I was looking at my hands the other day. They looked vaguely unfamiliar. I couldn’t put my finger (a little pun for you) on it for a while. Then suddenly it occurred to me. They’re clean. No purple under my fingernails from canning a hundred quarts of grape juice. No cuticles stained brown from working in the garden or canning peaches. No paint residue. No wounds from saws and sanders. The nails have grown out, my calluses are gone – my hands look normal. How weird.
Life is a little weird here too. We have been dealing with problems that are hard to nail down. Some of our missionaries suffer from mental health issues. It is interesting that a mission can bring those things to the surface. In a strange way I think it may be one of the blessings of serving a mission.
Away from home and separated from a lot of the habits that relieve stress – sometimes in healthy ways (i.e. playing the piano or guitar, going to a movie with friends, baking cookies, watching reruns of the Waltons on youtube, going to the gym, playing games with your family or friends, etc.) and sometimes in not so healthy ways (i.e. hours of tv, headphones, computer games, mind-numbing music, surfing the web, etc) missionaries have to dig down deep and find answers and coping mechanisms within themselves. Some missionaries find that stress and anxiety build up and become a problem to manage.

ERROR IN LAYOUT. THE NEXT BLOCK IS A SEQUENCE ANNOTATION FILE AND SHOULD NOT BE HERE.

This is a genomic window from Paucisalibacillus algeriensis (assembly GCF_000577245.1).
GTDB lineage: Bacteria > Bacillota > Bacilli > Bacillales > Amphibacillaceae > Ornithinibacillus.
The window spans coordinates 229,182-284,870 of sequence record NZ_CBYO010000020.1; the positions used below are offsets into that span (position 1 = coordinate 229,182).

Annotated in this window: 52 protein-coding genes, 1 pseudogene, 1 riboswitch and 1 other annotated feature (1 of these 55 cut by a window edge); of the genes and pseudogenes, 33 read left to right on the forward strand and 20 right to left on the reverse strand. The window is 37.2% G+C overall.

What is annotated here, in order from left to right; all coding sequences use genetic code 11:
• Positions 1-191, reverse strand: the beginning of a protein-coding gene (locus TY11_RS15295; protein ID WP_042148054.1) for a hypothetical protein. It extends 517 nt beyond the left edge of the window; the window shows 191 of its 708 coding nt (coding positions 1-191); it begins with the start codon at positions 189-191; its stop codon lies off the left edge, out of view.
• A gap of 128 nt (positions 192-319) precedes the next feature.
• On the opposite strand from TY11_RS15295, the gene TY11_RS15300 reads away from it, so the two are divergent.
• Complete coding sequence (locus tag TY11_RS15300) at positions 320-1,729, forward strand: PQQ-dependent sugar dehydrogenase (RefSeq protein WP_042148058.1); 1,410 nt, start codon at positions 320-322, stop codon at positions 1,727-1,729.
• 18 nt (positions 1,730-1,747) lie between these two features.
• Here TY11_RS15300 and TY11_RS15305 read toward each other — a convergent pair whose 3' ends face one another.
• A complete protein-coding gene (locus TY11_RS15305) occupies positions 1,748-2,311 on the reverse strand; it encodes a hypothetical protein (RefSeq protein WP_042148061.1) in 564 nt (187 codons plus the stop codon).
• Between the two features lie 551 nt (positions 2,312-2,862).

Missions are hard – and wonderful. They are the refiner’s fire and, if we have the right attitude, a party all at once. Most of our missionaries figure out how to climb up on the positive attitude wagon and their whole mission is like two years at a very intensive session of EFY; lots of camaraderie, lots of high-fives, and lots of interaction with the Spirit - with some down-days and opposition thrown in just to make it interesting. But not everyone is the same and some struggle finding their happy place on their mission. I can see that this will be one of our challenges – to help those that struggle and to keep from struggling ourselves.
Love to all of you,